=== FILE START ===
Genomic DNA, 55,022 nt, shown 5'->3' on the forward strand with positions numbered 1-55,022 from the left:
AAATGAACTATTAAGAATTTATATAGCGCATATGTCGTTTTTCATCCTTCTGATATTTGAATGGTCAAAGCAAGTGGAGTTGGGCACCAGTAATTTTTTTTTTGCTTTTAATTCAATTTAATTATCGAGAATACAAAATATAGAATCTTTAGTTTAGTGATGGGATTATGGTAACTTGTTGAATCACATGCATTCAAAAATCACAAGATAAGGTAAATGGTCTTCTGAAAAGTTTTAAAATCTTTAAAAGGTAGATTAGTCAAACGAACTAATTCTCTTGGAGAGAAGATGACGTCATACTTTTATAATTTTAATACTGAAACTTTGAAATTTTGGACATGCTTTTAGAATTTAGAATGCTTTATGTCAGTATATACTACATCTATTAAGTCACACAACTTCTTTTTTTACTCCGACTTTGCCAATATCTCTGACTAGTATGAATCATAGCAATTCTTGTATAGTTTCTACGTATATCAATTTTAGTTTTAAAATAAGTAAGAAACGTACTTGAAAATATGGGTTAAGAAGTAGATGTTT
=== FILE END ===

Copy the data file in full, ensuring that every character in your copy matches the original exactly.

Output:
Genomic DNA, 55,022 nt, shown 5'->3' on the forward strand with positions numbered 1-55,022 from the left:
AAATGAACTATTAAGAATTTATATAGCGCATATGTCGTTTTTCATCCTTCTGATATTTGAATGGTCAAAGCAAGTGGAGTTGGGCACCAGTAATTTTTTTTTTGCTTTTAATTCAATTTAATTATCGAGAATACAAAATATAGAATCTTTAGTTTAGTGATGGGATTATGGTAACTTGTTGAATCACATGCATTCAAAAATCACAAGATAAGGTAAATGGTCTTCTGAAAAGTTTTAAAATCTTTAAAAGGTAGATTAGTCAAACGAACTAATTCTCTTGGAGAGAAGATGACGTCATACTTTTATAATTTTAATACTGAAACTTTGAAATTTTGGACATGCTTTTAGAATTTAGAATGCTTTATGTCAGTATATACTACATCTATTAAGTCACACAACTTCTTTTTTTACTCCGACTTTGCCAATATCTCTGACTAGTATGAATCATAGCAATTCTTGTATAGTTTCTACGTATATCAATTTTAGTTTTAAAATAAGTAAGAAACGTACTTGAAAATATGGGTTAAGAAGTAGATGTTT